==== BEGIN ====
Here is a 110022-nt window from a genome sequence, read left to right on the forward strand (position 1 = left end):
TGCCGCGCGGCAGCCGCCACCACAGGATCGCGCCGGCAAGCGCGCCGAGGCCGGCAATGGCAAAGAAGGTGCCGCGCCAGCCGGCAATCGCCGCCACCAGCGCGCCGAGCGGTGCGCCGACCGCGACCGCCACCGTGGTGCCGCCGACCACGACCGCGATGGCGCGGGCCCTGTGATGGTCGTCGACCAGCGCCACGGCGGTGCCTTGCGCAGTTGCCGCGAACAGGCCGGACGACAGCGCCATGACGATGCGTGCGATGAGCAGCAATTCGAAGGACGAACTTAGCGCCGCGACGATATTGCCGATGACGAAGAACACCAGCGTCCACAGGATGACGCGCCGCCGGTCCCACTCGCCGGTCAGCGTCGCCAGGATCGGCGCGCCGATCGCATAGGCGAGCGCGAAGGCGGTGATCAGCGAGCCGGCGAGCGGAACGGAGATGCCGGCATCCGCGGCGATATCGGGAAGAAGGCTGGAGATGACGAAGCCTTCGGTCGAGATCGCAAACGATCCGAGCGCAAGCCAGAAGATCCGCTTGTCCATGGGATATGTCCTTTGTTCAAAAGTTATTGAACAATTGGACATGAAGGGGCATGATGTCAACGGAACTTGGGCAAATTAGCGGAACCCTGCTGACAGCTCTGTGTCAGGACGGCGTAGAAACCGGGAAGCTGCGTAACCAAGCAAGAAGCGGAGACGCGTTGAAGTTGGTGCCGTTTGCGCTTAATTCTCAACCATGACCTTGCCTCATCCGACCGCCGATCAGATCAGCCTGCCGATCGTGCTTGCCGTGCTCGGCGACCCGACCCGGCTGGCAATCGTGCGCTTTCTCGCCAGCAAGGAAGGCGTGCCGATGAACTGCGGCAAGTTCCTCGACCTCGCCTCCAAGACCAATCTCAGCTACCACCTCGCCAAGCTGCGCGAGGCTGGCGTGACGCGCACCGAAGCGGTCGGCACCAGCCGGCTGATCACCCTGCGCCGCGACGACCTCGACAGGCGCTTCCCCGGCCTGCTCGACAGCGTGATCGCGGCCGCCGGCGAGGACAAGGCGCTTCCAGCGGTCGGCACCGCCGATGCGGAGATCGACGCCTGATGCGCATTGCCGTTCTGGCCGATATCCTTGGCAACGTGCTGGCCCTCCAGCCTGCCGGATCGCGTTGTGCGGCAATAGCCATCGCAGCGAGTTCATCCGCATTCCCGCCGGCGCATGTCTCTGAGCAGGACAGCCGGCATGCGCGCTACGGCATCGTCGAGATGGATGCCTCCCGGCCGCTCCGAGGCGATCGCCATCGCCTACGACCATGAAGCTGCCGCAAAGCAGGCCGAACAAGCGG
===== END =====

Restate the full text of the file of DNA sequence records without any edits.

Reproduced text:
Here is a 110022-nt window from a genome sequence, read left to right on the forward strand (position 1 = left end):
TGCCGCGCGGCAGCCGCCACCACAGGATCGCGCCGGCAAGCGCGCCGAGGCCGGCAATGGCAAAGAAGGTGCCGCGCCAGCCGGCAATCGCCGCCACCAGCGCGCCGAGCGGTGCGCCGACCGCGACCGCCACCGTGGTGCCGCCGACCACGACCGCGATGGCGCGGGCCCTGTGATGGTCGTCGACCAGCGCCACGGCGGTGCCTTGCGCAGTTGCCGCGAACAGGCCGGACGACAGCGCCATGACGATGCGTGCGATGAGCAGCAATTCGAAGGACGAACTTAGCGCCGCGACGATATTGCCGATGACGAAGAACACCAGCGTCCACAGGATGACGCGCCGCCGGTCCCACTCGCCGGTCAGCGTCGCCAGGATCGGCGCGCCGATCGCATAGGCGAGCGCGAAGGCGGTGATCAGCGAGCCGGCGAGCGGAACGGAGATGCCGGCATCCGCGGCGATATCGGGAAGAAGGCTGGAGATGACGAAGCCTTCGGTCGAGATCGCAAACGATCCGAGCGCAAGCCAGAAGATCCGCTTGTCCATGGGATATGTCCTTTGTTCAAAAGTTATTGAACAATTGGACATGAAGGGGCATGATGTCAACGGAACTTGGGCAAATTAGCGGAACCCTGCTGACAGCTCTGTGTCAGGACGGCGTAGAAACCGGGAAGCTGCGTAACCAAGCAAGAAGCGGAGACGCGTTGAAGTTGGTGCCGTTTGCGCTTAATTCTCAACCATGACCTTGCCTCATCCGACCGCCGATCAGATCAGCCTGCCGATCGTGCTTGCCGTGCTCGGCGACCCGACCCGGCTGGCAATCGTGCGCTTTCTCGCCAGCAAGGAAGGCGTGCCGATGAACTGCGGCAAGTTCCTCGACCTCGCCTCCAAGACCAATCTCAGCTACCACCTCGCCAAGCTGCGCGAGGCTGGCGTGACGCGCACCGAAGCGGTCGGCACCAGCCGGCTGATCACCCTGCGCCGCGACGACCTCGACAGGCGCTTCCCCGGCCTGCTCGACAGCGTGATCGCGGCCGCCGGCGAGGACAAGGCGCTTCCAGCGGTCGGCACCGCCGATGCGGAGATCGACGCCTGATGCGCATTGCCGTTCTGGCCGATATCCTTGGCAACGTGCTGGCCCTCCAGCCTGCCGGATCGCGTTGTGCGGCAATAGCCATCGCAGCGAGTTCATCCGCATTCCCGCCGGCGCATGTCTCTGAGCAGGACAGCCGGCATGCGCGCTACGGCATCGTCGAGATGGATGCCTCCCGGCCGCTCCGAGGCGATCGCCATCGCCTACGACCATGAAGCTGCCGCAAAGCAGGCCGAACAAGCGG